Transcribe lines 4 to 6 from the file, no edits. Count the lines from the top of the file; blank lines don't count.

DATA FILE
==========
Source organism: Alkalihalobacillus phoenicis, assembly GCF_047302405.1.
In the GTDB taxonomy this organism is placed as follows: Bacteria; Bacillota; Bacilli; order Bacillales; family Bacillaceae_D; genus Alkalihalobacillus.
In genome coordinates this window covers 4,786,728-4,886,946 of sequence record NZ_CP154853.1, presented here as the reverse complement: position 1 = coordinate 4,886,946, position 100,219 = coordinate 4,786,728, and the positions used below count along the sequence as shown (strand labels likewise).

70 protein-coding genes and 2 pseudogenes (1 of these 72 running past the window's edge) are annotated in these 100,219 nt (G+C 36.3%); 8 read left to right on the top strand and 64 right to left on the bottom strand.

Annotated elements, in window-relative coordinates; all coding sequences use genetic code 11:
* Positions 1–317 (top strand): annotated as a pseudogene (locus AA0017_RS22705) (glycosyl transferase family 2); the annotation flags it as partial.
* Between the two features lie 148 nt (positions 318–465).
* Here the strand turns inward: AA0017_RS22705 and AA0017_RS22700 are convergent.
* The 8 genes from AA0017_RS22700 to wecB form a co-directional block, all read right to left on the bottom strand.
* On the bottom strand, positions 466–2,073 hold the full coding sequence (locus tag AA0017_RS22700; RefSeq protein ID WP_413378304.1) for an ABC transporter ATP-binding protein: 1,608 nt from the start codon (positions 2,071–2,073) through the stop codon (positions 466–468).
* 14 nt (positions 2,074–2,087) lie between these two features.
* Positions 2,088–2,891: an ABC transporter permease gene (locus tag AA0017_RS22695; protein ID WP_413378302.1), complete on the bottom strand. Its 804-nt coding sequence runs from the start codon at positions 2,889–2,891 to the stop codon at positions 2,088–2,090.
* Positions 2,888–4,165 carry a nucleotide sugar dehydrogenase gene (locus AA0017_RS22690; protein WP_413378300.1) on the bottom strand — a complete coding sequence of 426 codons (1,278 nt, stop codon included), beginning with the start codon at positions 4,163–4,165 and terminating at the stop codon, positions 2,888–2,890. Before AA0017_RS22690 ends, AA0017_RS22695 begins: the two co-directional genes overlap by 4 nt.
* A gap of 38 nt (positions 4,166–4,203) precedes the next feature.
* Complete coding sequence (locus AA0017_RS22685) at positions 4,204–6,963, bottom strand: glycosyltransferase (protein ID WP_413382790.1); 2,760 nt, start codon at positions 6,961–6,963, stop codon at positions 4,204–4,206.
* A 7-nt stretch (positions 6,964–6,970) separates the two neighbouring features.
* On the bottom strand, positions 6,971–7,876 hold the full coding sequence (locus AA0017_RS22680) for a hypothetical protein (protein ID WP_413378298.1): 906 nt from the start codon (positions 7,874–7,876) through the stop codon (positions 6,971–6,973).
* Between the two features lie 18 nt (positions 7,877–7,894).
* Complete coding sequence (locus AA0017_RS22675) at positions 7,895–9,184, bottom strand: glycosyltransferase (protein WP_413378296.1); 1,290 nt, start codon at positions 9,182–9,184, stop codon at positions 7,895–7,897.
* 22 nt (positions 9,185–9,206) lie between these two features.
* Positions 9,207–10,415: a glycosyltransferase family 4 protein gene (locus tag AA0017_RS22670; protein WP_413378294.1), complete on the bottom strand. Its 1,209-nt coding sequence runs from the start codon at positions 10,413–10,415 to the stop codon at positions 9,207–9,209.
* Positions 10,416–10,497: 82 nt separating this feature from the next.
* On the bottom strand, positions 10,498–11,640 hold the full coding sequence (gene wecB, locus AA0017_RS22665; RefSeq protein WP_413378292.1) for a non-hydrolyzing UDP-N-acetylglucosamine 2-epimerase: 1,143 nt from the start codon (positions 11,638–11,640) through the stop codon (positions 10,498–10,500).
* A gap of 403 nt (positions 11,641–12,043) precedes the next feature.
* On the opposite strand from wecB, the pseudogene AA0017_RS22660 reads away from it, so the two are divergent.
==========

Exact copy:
70 protein-coding genes and 2 pseudogenes (1 of these 72 running past the window's edge) are annotated in these 100,219 nt (G+C 36.3%); 8 read left to right on the top strand and 64 right to left on the bottom strand.

Annotated elements, in window-relative coordinates; all coding sequences use genetic code 11:
* Positions 1–317 (top strand): annotated as a pseudogene (locus AA0017_RS22705) (glycosyl transferase family 2); the annotation flags it as partial.